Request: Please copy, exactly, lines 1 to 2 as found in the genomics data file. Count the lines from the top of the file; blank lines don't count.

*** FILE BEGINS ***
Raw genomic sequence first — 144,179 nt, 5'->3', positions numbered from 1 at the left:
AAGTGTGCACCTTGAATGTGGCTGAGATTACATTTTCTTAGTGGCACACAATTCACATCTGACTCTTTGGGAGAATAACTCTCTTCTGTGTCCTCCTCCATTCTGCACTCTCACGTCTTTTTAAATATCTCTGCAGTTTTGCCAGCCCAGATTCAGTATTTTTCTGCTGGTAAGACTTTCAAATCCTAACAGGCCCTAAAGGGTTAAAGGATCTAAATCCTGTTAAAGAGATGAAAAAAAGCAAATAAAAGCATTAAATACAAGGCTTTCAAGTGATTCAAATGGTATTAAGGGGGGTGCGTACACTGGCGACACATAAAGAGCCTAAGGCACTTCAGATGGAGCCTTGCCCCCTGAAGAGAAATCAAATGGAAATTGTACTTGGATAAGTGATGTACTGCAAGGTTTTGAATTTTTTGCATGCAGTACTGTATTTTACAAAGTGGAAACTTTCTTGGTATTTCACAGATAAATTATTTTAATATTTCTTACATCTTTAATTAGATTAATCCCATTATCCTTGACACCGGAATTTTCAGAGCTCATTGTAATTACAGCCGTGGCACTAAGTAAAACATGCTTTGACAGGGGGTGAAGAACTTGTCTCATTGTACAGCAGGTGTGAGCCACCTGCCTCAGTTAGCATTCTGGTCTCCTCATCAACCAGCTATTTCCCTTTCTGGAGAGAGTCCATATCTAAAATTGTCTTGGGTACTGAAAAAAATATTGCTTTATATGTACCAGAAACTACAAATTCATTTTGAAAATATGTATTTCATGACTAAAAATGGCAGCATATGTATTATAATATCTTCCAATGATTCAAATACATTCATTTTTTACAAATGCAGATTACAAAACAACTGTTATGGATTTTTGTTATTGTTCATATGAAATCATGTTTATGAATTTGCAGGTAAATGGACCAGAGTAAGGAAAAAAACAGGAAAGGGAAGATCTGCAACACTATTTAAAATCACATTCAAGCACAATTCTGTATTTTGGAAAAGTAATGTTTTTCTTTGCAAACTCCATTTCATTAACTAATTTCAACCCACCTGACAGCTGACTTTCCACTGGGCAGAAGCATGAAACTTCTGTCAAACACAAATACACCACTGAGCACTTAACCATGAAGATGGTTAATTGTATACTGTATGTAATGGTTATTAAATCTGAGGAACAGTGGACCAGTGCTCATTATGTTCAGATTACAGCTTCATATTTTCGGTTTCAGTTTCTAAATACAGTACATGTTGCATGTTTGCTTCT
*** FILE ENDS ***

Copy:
Raw genomic sequence first — 144,179 nt, 5'->3', positions numbered from 1 at the left:
AAGTGTGCACCTTGAATGTGGCTGAGATTACATTTTCTTAGTGGCACACAATTCACATCTGACTCTTTGGGAGAATAACTCTCTTCTGTGTCCTCCTCCATTCTGCACTCTCACGTCTTTTTAAATATCTCTGCAGTTTTGCCAGCCCAGATTCAGTATTTTTCTGCTGGTAAGACTTTCAAATCCTAACAGGCCCTAAAGGGTTAAAGGATCTAAATCCTGTTAAAGAGATGAAAAAAAGCAAATAAAAGCATTAAATACAAGGCTTTCAAGTGATTCAAATGGTATTAAGGGGGGTGCGTACACTGGCGACACATAAAGAGCCTAAGGCACTTCAGATGGAGCCTTGCCCCCTGAAGAGAAATCAAATGGAAATTGTACTTGGATAAGTGATGTACTGCAAGGTTTTGAATTTTTTGCATGCAGTACTGTATTTTACAAAGTGGAAACTTTCTTGGTATTTCACAGATAAATTATTTTAATATTTCTTACATCTTTAATTAGATTAATCCCATTATCCTTGACACCGGAATTTTCAGAGCTCATTGTAATTACAGCCGTGGCACTAAGTAAAACATGCTTTGACAGGGGGTGAAGAACTTGTCTCATTGTACAGCAGGTGTGAGCCACCTGCCTCAGTTAGCATTCTGGTCTCCTCATCAACCAGCTATTTCCCTTTCTGGAGAGAGTCCATATCTAAAATTGTCTTGGGTACTGAAAAAAATATTGCTTTATATGTACCAGAAACTACAAATTCATTTTGAAAATATGTATTTCATGACTAAAAATGGCAGCATATGTATTATAATATCTTCCAATGATTCAAATACATTCATTTTTTACAAATGCAGATTACAAAACAACTGTTATGGATTTTTGTTATTGTTCATATGAAATCATGTTTATGAATTTGCAGGTAAATGGACCAGAGTAAGGAAAAAAACAGGAAAGGGAAGATCTGCAACACTATTTAAAATCACATTCAAGCACAATTCTGTATTTTGGAAAAGTAATGTTTTTCTTTGCAAACTCCATTTCATTAACTAATTTCAACCCACCTGACAGCTGACTTTCCACTGGGCAGAAGCATGAAACTTCTGTCAAACACAAATACACCACTGAGCACTTAACCATGAAGATGGTTAATTGTATACTGTATGTAATGGTTATTAAATCTGAGGAACAGTGGACCAGTGCTCATTATGTTCAGATTACAGCTTCATATTTTCGGTTTCAGTTTCTAAATACAGTACATGTTGCATGTTTGCTTCT